The cry is desperate, manic; a voice she’s heard say the name in so many different ways — playful, exasperated, laughingly, solemn– but never with such an edge to it. Vitória’s eyes just manage to see Lupo rushing forward, but the body he drags back, struggling, fighting him off, is not her brother, but his wife. Gabrielle kicks at him, tries to push him away but Lupo’s arms are stronger.
The sight tells her all the information she needs to know about the danger her brother is in, and Vitória is acting before thinking. She is infinitely grateful to Lupo for pulling Gabrielle back from danger, for doing the right thing. It makes it so much easier for her to do the wrong thing.
She tells Gabriel what has happened, passes the banner into Sarietti’s hands, and dashes off to get her brother back.
She knows they came with five.
She knows that she has to follow Gabriel, because if she doesn’t then how will anyone know where he is–
Only she doesn’t have the banner anymore. So how will they find him?
Her ears ring, and her vision is spinning, and one hand is empty so that means she’s lost the banner.
Gabrielle’s voice is loud, too loud, angry with her. And Sarietti and Cicero’s hands won’t let her go.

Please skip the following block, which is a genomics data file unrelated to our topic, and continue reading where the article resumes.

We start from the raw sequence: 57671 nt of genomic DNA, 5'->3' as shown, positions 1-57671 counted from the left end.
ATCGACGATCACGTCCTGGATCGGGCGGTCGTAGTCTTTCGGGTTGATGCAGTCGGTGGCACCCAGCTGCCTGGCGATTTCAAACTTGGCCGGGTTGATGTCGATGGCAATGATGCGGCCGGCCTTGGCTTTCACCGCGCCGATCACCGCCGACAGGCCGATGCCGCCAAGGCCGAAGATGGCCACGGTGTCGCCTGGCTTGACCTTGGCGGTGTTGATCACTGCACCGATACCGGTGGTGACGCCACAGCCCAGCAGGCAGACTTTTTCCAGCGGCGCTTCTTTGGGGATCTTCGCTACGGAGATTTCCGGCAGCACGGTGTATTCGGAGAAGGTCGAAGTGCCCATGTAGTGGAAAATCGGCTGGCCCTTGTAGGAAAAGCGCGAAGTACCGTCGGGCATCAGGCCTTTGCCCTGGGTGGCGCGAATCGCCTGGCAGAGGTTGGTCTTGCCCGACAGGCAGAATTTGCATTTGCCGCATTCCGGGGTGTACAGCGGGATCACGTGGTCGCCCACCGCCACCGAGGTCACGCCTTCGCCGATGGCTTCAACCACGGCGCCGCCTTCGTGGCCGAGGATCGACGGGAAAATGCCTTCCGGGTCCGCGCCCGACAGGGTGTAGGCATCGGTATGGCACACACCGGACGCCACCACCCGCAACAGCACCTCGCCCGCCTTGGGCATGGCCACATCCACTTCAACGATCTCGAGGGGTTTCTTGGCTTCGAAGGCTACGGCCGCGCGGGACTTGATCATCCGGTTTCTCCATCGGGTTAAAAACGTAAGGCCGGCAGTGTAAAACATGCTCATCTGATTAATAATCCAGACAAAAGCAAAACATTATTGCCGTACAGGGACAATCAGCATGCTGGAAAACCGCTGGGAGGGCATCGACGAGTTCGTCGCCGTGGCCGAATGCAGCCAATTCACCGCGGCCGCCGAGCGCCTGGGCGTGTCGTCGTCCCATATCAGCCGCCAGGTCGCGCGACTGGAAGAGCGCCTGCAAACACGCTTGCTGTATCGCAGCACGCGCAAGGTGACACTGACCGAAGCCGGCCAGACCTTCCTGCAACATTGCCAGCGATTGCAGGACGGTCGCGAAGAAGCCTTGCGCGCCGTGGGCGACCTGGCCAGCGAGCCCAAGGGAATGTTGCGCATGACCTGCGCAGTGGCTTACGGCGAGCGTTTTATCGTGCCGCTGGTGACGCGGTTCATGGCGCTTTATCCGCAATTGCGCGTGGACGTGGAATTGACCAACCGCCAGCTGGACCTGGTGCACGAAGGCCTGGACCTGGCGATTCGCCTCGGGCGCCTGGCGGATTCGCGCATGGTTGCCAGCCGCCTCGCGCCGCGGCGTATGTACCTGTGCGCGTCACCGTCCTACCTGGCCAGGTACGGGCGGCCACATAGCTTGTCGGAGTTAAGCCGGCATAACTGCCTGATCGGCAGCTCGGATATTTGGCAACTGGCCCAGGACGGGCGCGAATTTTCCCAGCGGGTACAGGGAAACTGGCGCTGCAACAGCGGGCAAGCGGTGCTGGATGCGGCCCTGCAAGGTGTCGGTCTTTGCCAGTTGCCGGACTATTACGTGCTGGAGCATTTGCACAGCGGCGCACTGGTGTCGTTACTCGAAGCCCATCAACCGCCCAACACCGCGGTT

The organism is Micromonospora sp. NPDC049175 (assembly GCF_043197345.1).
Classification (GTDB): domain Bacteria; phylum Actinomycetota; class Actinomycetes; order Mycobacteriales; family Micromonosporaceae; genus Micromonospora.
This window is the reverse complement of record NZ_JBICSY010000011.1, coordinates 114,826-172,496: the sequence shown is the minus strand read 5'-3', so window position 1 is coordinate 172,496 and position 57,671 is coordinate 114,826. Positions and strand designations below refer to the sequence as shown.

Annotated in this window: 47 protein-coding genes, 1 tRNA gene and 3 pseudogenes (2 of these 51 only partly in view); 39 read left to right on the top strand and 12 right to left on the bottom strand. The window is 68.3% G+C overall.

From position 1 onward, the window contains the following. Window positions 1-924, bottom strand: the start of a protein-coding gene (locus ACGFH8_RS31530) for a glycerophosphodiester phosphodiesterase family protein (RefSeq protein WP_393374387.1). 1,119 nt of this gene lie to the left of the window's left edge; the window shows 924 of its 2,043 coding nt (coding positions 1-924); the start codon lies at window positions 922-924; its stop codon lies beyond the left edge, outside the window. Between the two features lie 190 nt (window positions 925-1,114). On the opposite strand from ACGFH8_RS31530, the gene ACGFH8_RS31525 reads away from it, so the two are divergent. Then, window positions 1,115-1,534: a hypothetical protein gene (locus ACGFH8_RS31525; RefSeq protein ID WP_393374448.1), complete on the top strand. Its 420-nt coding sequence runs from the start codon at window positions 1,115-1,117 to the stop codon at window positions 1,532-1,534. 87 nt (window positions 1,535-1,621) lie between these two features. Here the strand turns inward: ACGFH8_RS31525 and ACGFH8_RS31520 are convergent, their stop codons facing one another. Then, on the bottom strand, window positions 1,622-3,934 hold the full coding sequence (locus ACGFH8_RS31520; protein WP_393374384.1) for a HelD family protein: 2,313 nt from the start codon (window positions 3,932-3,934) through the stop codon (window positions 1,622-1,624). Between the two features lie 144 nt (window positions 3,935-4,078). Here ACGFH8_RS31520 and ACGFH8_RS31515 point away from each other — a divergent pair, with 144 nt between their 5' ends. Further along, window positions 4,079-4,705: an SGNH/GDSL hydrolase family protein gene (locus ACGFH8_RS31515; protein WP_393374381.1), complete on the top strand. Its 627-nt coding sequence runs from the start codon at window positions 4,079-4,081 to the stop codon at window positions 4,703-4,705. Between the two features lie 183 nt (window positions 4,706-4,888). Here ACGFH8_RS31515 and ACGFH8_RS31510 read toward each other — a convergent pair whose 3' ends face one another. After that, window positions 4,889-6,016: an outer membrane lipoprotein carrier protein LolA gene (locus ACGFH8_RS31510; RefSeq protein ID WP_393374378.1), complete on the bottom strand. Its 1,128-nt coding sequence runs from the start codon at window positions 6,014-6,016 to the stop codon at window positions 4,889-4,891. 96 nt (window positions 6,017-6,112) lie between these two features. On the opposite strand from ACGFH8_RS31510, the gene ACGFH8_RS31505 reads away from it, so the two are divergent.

They came with five, but four are running off.
They’re leaving her behind because she failed.
She can taste blood in her mouth.
She knows how fast a fox runs, but with hands holding her back how will she ever catch up to them?
Cicero looks at her with pitying eyes.
Sarietti tells her they will return–
She remembers a time when she believed the same.
Her mind can’t handle being left behind. They might never come back to look for her.
The marrowort is making her confused, and she adds a dose of Liao to fight the fear that she will never see them again.
She knows they came with five.
They must leave with five.
If she can catch up to them.
She knows the moment they emerge from the hospital, and her heart skips a beat.
She just knows.
Her feet bring her to Felix’s Watch, where she sees she’s too late, where no words can offer comfort to those surrounding Faustino. Her feet step forward.
Her voice is more hesitant than she wants it to sound, when she offers words of comfort for his soul to take with him; she wants to do this for him, she’s afraid of being turned down. But her voice speaks nonetheless.